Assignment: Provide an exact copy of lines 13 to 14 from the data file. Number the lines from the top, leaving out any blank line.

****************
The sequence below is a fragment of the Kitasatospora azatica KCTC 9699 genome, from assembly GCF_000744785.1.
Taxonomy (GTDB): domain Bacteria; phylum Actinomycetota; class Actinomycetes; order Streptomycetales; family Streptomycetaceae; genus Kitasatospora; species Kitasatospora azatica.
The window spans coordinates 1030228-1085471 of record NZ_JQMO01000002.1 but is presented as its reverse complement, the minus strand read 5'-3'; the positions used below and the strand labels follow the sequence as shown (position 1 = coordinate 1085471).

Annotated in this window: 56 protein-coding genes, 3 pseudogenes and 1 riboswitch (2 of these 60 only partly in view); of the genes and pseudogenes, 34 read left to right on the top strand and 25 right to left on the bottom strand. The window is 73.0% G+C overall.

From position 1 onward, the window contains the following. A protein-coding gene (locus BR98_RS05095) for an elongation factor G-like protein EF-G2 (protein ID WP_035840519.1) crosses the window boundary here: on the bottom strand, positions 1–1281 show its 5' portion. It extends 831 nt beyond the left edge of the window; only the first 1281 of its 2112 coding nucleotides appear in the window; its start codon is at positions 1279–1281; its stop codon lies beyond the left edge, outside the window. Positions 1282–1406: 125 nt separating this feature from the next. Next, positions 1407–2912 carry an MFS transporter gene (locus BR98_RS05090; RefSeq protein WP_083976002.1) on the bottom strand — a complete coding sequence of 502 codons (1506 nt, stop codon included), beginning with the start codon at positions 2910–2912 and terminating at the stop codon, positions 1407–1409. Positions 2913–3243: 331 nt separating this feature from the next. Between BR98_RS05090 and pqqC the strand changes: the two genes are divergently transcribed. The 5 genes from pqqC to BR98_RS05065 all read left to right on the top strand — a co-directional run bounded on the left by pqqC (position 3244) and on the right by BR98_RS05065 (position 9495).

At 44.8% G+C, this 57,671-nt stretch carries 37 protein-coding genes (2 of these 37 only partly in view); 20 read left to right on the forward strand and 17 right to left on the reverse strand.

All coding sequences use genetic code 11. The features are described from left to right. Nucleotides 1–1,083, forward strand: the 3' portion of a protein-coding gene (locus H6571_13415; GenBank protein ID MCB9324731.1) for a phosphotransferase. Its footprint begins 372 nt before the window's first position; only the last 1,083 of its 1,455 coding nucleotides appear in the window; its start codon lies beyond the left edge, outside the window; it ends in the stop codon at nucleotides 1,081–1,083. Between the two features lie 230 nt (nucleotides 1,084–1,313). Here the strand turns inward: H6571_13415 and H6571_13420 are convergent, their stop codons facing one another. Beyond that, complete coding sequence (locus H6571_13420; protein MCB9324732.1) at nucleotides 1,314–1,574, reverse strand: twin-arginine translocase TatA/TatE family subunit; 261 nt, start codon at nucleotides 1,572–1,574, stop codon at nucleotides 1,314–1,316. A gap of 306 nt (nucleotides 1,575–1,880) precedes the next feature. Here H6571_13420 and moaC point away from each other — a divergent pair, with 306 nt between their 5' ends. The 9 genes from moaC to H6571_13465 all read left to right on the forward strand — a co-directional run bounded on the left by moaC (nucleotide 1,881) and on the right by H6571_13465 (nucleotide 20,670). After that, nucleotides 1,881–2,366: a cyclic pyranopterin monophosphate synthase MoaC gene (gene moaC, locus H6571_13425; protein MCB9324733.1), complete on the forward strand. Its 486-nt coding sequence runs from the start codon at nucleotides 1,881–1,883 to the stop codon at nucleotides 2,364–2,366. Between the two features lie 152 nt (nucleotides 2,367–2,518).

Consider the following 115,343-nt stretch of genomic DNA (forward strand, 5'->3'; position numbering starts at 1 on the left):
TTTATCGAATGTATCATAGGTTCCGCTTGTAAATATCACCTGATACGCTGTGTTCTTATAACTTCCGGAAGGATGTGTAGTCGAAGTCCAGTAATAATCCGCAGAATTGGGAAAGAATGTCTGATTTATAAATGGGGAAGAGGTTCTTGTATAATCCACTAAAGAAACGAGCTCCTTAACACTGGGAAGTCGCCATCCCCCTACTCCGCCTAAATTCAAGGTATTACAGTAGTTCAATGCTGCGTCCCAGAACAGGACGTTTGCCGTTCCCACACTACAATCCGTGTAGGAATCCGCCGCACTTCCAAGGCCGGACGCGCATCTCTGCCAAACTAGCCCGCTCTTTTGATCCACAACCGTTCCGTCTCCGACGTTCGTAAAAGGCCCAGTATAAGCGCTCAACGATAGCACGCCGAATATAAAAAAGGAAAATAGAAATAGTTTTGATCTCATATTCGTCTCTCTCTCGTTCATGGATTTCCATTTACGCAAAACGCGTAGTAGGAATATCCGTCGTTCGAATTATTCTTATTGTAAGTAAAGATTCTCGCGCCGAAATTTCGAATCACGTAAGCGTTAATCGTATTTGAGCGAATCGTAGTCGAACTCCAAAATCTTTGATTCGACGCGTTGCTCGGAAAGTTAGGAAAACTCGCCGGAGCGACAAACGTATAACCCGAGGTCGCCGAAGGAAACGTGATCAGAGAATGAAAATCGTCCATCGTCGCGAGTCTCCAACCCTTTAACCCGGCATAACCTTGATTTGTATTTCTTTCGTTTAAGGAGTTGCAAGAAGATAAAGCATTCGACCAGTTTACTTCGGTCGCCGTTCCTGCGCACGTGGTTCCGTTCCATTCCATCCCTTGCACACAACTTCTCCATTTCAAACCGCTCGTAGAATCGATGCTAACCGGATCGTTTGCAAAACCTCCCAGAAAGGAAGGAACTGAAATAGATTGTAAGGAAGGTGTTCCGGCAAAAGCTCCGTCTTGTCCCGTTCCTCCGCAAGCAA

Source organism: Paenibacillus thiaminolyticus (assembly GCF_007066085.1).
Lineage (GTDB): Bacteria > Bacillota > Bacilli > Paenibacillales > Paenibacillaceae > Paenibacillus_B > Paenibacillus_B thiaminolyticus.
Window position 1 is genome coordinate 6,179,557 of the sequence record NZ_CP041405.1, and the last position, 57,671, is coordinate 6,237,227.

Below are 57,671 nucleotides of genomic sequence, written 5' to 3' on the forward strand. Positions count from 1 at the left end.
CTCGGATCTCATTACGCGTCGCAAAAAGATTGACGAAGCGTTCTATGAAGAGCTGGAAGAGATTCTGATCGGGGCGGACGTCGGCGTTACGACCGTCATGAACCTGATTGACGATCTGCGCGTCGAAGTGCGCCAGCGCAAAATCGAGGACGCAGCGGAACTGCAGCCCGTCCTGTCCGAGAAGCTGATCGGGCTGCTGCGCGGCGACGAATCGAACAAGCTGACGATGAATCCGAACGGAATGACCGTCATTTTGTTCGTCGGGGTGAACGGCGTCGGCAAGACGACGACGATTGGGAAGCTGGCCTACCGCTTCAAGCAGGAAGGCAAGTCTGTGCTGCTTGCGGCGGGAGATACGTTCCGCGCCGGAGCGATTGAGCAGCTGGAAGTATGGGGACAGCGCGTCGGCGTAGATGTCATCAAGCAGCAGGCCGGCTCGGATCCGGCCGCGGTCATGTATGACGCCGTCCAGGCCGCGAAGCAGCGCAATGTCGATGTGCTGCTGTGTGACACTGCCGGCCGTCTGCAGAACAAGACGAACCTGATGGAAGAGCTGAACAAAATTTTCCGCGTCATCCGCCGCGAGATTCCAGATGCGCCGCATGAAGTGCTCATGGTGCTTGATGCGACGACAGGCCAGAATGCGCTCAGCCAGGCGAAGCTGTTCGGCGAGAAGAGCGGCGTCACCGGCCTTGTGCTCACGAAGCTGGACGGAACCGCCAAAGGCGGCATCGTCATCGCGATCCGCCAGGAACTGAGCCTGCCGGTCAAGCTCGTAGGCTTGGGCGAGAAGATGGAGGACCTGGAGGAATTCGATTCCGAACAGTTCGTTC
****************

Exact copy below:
Below are 57,671 nucleotides of genomic sequence, written 5' to 3' on the forward strand. Positions count from 1 at the left end.
CTCGGATCTCATTACGCGTCGCAAAAAGATTGACGAAGCGTTCTATGAAGAGCTGGAAGAGATTCTGATCGGGGCGGACGTCGGCGTTACGACCGTCATGAACCTGATTGACGATCTGCGCGTCGAAGTGCGCCAGCGCAAAATCGAGGACGCAGCGGAACTGCAGCCCGTCCTGTCCGAGAAGCTGATCGGGCTGCTGCGCGGCGACGAATCGAACAAGCTGACGATGAATCCGAACGGAATGACCGTCATTTTGTTCGTCGGGGTGAACGGCGTCGGCAAGACGACGACGATTGGGAAGCTGGCCTACCGCTTCAAGCAGGAAGGCAAGTCTGTGCTGCTTGCGGCGGGAGATACGTTCCGCGCCGGAGCGATTGAGCAGCTGGAAGTATGGGGACAGCGCGTCGGCGTAGATGTCATCAAGCAGCAGGCCGGCTCGGATCCGGCCGCGGTCATGTATGACGCCGTCCAGGCCGCGAAGCAGCGCAATGTCGATGTGCTGCTGTGTGACACTGCCGGCCGTCTGCAGAACAAGACGAACCTGATGGAAGAGCTGAACAAAATTTTCCGCGTCATCCGCCGCGAGATTCCAGATGCGCCGCATGAAGTGCTCATGGTGCTTGATGCGACGACAGGCCAGAATGCGCTCAGCCAGGCGAAGCTGTTCGGCGAGAAGAGCGGCGTCACCGGCCTTGTGCTCACGAAGCTGGACGGAACCGCCAAAGGCGGCATCGTCATCGCGATCCGCCAGGAACTGAGCCTGCCGGTCAAGCTCGTAGGCTTGGGCGAGAAGATGGAGGACCTGGAGGAATTCGATTCCGAACAGTTCGTTC